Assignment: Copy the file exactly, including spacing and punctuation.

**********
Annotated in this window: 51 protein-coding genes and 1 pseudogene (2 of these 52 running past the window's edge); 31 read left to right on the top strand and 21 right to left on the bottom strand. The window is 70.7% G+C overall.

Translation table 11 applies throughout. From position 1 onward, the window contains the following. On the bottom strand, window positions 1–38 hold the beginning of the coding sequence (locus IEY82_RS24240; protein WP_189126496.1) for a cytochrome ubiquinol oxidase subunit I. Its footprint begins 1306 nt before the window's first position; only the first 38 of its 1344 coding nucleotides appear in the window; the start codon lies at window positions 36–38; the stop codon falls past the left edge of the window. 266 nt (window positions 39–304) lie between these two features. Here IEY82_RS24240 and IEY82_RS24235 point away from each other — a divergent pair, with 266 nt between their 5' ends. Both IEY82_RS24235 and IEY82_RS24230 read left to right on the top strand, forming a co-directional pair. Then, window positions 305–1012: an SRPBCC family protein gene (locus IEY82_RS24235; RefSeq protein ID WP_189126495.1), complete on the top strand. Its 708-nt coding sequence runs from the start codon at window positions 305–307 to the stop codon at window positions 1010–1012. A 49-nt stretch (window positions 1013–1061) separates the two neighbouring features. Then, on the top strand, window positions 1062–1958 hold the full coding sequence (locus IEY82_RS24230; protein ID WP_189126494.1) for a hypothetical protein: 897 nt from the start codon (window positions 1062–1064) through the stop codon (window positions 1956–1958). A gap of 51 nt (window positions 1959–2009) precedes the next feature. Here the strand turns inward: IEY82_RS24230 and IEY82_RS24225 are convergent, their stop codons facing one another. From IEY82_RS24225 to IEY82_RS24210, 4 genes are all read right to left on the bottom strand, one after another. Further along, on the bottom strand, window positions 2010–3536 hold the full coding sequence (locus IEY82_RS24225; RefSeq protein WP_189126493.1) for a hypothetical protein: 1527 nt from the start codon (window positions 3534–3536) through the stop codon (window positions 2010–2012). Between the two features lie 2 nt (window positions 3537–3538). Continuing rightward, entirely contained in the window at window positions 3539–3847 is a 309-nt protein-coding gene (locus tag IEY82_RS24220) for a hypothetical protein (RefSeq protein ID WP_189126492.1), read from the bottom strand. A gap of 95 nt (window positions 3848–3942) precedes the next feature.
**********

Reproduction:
Annotated in this window: 51 protein-coding genes and 1 pseudogene (2 of these 52 running past the window's edge); 31 read left to right on the top strand and 21 right to left on the bottom strand. The window is 70.7% G+C overall.

Translation table 11 applies throughout. From position 1 onward, the window contains the following. On the bottom strand, window positions 1–38 hold the beginning of the coding sequence (locus IEY82_RS24240; protein WP_189126496.1) for a cytochrome ubiquinol oxidase subunit I. Its footprint begins 1306 nt before the window's first position; only the first 38 of its 1344 coding nucleotides appear in the window; the start codon lies at window positions 36–38; the stop codon falls past the left edge of the window. 266 nt (window positions 39–304) lie between these two features. Here IEY82_RS24240 and IEY82_RS24235 point away from each other — a divergent pair, with 266 nt between their 5' ends. Both IEY82_RS24235 and IEY82_RS24230 read left to right on the top strand, forming a co-directional pair. Then, window positions 305–1012: an SRPBCC family protein gene (locus IEY82_RS24235; RefSeq protein ID WP_189126495.1), complete on the top strand. Its 708-nt coding sequence runs from the start codon at window positions 305–307 to the stop codon at window positions 1010–1012. A 49-nt stretch (window positions 1013–1061) separates the two neighbouring features. Then, on the top strand, window positions 1062–1958 hold the full coding sequence (locus IEY82_RS24230; protein ID WP_189126494.1) for a hypothetical protein: 897 nt from the start codon (window positions 1062–1064) through the stop codon (window positions 1956–1958). A gap of 51 nt (window positions 1959–2009) precedes the next feature. Here the strand turns inward: IEY82_RS24230 and IEY82_RS24225 are convergent, their stop codons facing one another. From IEY82_RS24225 to IEY82_RS24210, 4 genes are all read right to left on the bottom strand, one after another. Further along, on the bottom strand, window positions 2010–3536 hold the full coding sequence (locus IEY82_RS24225; RefSeq protein WP_189126493.1) for a hypothetical protein: 1527 nt from the start codon (window positions 3534–3536) through the stop codon (window positions 2010–2012). Between the two features lie 2 nt (window positions 3537–3538). Continuing rightward, entirely contained in the window at window positions 3539–3847 is a 309-nt protein-coding gene (locus tag IEY82_RS24220) for a hypothetical protein (RefSeq protein ID WP_189126492.1), read from the bottom strand. A gap of 95 nt (window positions 3848–3942) precedes the next feature.